This is Keeping You from Your Dream Job

Leonilda Renaldo

You’ve probably seen lots of articles written about successful people and what their secrets to be so fortunate are. Chances are, an article about them will contain something like “Top 10 Tips to Have a Successful Interview” and then provide you with tips such as “Believe in yourself!” or “Take more risks!” While those tips are useful, the problem with them is that they are for the most part unconnected. They provide temporary inspiration, but it soon fades, and you’re left back where you started.

Let me provide you with the common thread of these tips: mindset. As described by  Carol Dweck: A Summary of The Two Mindsets, There are two different types of mindsets, fixed and growth.

First, let’s talk about the fixed mindset. In this mindset, people are good or bad at something based only on their inherent nature (that means they rely on talent only to achieve their goals) and they are thus uncapable of change. Typical behavioral traits are that these people tend to give up easily and avoid challenges. Now, how can you recognize if this is representative of your mindset? Here are some habits that people with fixed mindsets gravitate towards:

  • putting yourself down
    • « Mon anglais est horrible ! J’ai honte de moi-même. »
    • « Ça ne sert à rien de parler anglais, personne ne comprend jamais rien de ce que je dis. »
    • « Je suis tellement nul(le) en anglais que je ne sais même pas faire une phrase. »
  • being negative
    • « De toute façon, ça ne vaut pas la peine d’apprendre l’anglais puisque je n’y arriverai jamais. »
    • « Ça fait déjà cinq ans que j’essaie d’apprendre et j’ai toujours un niveau de petit enfant. »
    • « Tout le monde y arrive sans problème, et moi je ne comprends toujours rien ! Je dois être bête ! »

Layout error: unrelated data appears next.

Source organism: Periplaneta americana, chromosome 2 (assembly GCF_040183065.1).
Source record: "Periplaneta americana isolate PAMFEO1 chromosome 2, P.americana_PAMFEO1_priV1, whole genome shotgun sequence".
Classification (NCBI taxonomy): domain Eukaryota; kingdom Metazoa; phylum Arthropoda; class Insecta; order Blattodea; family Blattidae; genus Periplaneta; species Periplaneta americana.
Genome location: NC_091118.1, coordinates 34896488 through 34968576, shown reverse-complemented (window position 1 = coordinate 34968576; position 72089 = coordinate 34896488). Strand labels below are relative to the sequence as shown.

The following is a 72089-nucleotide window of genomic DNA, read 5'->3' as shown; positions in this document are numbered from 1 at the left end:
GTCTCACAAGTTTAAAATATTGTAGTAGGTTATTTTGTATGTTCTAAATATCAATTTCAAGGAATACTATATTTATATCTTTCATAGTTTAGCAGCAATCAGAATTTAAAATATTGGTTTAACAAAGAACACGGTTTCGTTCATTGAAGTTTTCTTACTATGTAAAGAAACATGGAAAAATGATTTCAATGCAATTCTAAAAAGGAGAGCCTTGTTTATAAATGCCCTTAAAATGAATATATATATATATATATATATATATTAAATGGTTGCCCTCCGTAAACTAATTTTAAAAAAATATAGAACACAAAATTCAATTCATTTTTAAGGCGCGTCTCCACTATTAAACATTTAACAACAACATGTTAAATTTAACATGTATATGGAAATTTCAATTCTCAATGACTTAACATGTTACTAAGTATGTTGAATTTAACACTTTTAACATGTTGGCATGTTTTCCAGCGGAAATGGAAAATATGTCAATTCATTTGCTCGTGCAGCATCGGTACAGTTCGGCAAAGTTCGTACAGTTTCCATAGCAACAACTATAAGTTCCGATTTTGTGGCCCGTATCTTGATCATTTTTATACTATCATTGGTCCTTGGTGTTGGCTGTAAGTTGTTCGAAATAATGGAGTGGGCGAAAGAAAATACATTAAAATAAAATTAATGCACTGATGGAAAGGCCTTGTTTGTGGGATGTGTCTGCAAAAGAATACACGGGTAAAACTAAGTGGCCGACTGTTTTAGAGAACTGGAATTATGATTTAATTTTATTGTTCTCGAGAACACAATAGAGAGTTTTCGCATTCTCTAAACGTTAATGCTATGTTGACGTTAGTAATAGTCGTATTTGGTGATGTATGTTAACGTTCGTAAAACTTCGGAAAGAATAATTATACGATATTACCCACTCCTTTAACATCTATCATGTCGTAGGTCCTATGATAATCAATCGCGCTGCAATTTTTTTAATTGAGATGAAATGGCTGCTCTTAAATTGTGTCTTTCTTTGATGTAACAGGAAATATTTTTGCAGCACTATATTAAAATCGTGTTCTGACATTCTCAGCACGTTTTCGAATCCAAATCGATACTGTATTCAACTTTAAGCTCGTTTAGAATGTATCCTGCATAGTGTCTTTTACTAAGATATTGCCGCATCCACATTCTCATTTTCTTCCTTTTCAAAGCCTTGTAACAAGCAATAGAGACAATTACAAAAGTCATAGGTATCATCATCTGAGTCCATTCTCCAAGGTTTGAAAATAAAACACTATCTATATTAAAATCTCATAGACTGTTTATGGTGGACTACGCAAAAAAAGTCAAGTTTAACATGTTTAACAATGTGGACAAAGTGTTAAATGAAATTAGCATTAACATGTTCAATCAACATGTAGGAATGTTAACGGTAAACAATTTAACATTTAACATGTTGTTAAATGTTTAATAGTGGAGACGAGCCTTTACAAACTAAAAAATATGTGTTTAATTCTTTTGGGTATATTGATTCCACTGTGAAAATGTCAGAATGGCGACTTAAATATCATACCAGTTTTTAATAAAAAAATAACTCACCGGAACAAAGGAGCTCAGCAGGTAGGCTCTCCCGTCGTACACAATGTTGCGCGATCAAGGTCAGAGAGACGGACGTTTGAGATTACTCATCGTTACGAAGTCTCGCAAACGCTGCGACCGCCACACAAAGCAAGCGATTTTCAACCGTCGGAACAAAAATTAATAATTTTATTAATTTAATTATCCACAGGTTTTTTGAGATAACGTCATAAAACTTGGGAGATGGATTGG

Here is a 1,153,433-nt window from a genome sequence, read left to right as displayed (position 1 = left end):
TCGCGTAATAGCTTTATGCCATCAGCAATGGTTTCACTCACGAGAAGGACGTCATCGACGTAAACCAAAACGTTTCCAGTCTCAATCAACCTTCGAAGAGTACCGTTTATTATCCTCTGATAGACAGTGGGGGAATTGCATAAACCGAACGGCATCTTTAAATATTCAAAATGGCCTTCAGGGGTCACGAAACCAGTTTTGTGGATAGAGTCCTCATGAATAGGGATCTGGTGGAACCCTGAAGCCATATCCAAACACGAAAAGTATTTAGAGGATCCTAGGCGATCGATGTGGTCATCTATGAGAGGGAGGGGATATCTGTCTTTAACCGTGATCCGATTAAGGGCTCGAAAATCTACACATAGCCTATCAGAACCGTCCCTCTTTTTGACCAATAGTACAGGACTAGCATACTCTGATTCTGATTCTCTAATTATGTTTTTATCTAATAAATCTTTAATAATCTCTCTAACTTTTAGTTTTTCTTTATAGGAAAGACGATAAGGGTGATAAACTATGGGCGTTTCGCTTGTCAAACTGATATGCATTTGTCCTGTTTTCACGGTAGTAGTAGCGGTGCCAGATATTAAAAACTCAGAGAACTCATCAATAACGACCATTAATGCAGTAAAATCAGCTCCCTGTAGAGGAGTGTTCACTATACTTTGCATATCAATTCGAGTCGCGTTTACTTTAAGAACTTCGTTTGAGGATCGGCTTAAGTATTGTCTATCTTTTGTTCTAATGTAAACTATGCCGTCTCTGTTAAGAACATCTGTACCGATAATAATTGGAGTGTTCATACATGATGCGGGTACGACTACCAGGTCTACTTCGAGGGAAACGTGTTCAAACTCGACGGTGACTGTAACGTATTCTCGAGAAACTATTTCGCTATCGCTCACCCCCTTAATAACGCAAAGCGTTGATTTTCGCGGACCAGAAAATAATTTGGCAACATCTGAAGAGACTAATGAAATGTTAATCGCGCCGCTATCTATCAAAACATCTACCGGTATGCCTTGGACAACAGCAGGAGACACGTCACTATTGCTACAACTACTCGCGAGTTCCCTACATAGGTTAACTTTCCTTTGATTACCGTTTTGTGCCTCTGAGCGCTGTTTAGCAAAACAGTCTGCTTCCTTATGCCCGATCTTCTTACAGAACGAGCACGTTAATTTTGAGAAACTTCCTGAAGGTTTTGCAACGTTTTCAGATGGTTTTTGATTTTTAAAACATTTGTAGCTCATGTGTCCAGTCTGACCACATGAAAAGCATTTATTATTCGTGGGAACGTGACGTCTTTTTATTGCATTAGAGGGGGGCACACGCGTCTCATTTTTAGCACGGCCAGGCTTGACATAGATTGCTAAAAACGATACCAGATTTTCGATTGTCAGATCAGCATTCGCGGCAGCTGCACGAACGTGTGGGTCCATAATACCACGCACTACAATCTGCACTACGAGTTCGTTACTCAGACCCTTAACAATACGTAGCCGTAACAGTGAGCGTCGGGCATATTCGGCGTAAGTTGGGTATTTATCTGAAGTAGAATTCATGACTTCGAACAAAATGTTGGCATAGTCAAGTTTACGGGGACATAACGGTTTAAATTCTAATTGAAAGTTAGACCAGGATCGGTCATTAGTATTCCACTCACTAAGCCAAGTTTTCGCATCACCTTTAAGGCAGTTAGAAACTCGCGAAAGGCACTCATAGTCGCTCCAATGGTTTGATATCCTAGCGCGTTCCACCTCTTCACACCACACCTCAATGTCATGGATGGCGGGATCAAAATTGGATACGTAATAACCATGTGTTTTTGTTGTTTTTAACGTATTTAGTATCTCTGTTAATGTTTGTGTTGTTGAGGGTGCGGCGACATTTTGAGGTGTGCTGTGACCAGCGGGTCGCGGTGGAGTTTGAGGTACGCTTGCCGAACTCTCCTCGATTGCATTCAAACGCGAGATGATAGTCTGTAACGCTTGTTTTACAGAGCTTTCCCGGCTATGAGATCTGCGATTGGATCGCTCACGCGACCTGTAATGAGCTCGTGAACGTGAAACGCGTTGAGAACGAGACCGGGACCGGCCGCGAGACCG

You are putting yourself on the path to failure by doing this. Instead, switch to the growth mindset. What’s important in this mindset, contrary to the fixed mindset, is the belief that everything (skills, abilities, intelligence, etc.) can be developed. Essentially, these traits are not just handed to you, but they can flourish into whatever you desire as long as you put the work in. So instead of using the sentences above, rephrase to them to:

  • learn from your mistakes
    • « Je n’ai pas encore réussi. »
    • « Ça n’a pas marché cette fois. Qu’est-ce que je peux faire mieux la prochaine fois ? »
    • « Je pourrais essayer ça au lieu de ça lors de mon prochain entretien. »
  • boost your desire to learn
    • « Je devrais peut-être donner beaucoup effort pour y parvenir, mais je suis prêt(e) à tout donner. »
    • « Je n’y ai jamais réussi, mais je veux bien réessayer ! »
    • « C’est quelque chose d’extrêmement difficile pour moi, mais je peux le faire ! »

 

Do you see the difference between the examples under fixed and growth mindset? A job interview doesn’t just start the day of, the days building up to it are equally important. Working on your mentality is the most important preparation work you can do. Even changes as small as how you formulate sentences related to failure is enough to change the way you approach interviews in English. Over time, these small changes will add up and the negativity will start to disappear. When that happens, you can truly start to build something positive.

So, the next time you catch yourself thinking, what if it doesn’t work out? ask yourself, what if it does?

Now that you know, send me an email at contact@leonildarenaldo.com so that together we can cultivate moments for your growth mindset to flourish




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